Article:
So, regardless of how one works out the numbers, if your reasoning for buying an Arc Blast, if you are sub 4 pounds without a backpack, is the need to have greater volume and reduced strain on long sections, then yes, by the numbers it just all make sense to me to go with a ZPacks Arc Blast. And, do not forget that there is the ZPacks Arc Blast “Slim” which gives you the same amazing exo-frame in a narrow bag, at 2100 cubic inches, and saving about four ounces off the full size Arc blast.
But, as I said, if you are already sub-4 (without backpack) and have no need for the extra volume or carrying 6+ days worth of food, nope, the numbers do not make any sense, as I see it.
Hopefully most of you can understand my logic in all of that, and obviously this is one of those articles that applies for those in the SUL world of hiking.
I think for the UL hiker the ZPacks Arc Blast has the potential to be a contender for the best mid-size backpack in the industry, cottage or mainstream.
I think for the SUL hiker the ZPacks Arc Blast has the potential to be a great shoulder/winter season backpack, or a great backpack if you are planning to do long miles without resupply as a long distance hiker (say: JMT, PCT, CDT, etc). Now obviously there are other backpacks that are smaller, weigh less, and are frameless, that can do the job, but I just cannot emphasise how well the extra few ounces that the Arc Blast exo-frame does at making a “heavy load” (that being an extra 10+ pounds for a SUL hiker) at making it feel like you are only carrying an extra pound or two. Sometimes the perception of weight really does make a difference, and this is one of those backpacks that does that.
In the winter season, it can be hard to maintain a sub 4 pound setup (sub 4 pounds + 16 ounces for backpack, to remain under 5 pounds) and while some SUL hikers can make it happen others cannot. Last year I tried it and was able to make it happen, but happen does not always mean happy. When happen conflicts with happy, the miles become long really fast.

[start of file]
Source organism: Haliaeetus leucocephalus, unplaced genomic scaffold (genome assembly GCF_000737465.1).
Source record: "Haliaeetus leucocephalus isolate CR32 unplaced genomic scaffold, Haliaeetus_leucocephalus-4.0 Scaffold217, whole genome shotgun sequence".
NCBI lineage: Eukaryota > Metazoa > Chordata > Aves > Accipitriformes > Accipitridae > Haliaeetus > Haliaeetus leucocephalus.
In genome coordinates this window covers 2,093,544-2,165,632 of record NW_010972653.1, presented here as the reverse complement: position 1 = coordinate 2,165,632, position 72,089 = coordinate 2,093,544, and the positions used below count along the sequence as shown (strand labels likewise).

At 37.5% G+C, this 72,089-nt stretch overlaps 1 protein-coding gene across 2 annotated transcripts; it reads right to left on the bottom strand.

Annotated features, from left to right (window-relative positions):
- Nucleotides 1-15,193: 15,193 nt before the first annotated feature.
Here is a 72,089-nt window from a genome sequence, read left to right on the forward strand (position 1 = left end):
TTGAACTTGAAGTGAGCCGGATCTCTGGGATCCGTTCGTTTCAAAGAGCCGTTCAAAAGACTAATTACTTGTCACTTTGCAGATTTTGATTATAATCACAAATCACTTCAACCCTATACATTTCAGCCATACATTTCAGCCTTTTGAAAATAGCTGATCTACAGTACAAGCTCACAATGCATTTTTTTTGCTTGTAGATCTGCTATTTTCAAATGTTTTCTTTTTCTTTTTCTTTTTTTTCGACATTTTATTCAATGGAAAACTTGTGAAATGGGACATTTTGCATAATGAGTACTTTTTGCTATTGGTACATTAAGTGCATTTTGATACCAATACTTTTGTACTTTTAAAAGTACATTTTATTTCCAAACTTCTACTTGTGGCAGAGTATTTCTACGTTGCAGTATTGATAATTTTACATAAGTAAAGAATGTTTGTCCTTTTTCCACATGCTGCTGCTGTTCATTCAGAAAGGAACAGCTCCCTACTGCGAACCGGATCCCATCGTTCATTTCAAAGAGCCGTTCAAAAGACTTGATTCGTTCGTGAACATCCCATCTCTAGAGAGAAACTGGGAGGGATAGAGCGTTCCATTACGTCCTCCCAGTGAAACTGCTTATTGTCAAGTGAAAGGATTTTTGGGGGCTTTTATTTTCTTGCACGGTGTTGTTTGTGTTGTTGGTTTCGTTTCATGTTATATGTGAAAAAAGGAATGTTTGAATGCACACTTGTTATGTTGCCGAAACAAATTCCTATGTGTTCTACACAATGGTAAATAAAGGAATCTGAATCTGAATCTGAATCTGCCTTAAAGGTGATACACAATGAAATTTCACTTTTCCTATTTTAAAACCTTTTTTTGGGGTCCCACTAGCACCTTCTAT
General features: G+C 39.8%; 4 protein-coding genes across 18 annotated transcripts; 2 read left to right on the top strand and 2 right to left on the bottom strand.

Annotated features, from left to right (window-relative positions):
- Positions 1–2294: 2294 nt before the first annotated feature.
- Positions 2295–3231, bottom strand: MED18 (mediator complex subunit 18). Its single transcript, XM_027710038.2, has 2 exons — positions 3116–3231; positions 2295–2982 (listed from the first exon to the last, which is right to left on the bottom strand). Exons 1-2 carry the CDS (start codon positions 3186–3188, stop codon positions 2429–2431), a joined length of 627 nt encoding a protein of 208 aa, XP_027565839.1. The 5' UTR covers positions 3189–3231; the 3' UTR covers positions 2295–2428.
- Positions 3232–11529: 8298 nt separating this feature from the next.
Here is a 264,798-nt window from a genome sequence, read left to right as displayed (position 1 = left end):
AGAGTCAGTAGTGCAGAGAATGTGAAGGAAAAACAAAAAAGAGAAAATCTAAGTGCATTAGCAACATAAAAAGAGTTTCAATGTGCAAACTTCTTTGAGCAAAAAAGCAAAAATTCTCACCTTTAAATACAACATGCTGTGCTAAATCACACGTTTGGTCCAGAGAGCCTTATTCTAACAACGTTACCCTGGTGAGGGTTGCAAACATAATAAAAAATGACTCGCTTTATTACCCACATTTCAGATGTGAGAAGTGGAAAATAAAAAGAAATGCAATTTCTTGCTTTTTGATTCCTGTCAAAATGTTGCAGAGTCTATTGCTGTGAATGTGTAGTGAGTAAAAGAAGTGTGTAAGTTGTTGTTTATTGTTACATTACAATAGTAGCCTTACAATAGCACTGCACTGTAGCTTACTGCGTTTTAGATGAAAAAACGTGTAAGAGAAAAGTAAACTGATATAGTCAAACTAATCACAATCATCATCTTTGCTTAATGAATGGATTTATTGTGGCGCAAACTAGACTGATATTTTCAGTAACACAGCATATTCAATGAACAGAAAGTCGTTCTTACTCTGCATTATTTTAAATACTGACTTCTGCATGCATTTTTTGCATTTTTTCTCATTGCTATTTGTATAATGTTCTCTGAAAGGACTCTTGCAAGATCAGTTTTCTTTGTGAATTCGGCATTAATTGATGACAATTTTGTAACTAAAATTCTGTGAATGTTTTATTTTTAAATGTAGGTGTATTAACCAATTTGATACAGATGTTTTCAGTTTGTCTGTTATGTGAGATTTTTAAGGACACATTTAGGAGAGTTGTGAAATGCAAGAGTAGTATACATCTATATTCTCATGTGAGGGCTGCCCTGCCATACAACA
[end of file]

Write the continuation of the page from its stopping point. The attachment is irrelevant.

It is for that reason that we are seeing so many highly experienced long distance hikers with BPW’s in the mid 5 pound range. The addition of an extra 8-10 ounces really does make a huge difference. While HikeLighter is a website that tends to focus on sul/xul hiking, I have never been one to advocate weight over hiking performance. More and more I find myself moving across that five pound mark and into the mid-five range, because those extra few ounces really allow me to have the extra item or two that gives me a bit better sleep comfort, and a bit warmer clothing.
Regardless of where you fall into the scope of things, I think the best way to answer this entire issue is to put it this way: The ZPacks Arc Blast really does fit into the entire LW/UL/SUL facets of the hiking world. If you are a HH/XUL hiker, this backpack is obviously not a viable option.
In accordance of USA Federal Trade Commission 16 CFR, Part 255: I hereby declare that as of the day of publication of this article I am a sponsored hiker of Montbell America, Ultimate Direction, Black Rock Gear, Suluk46.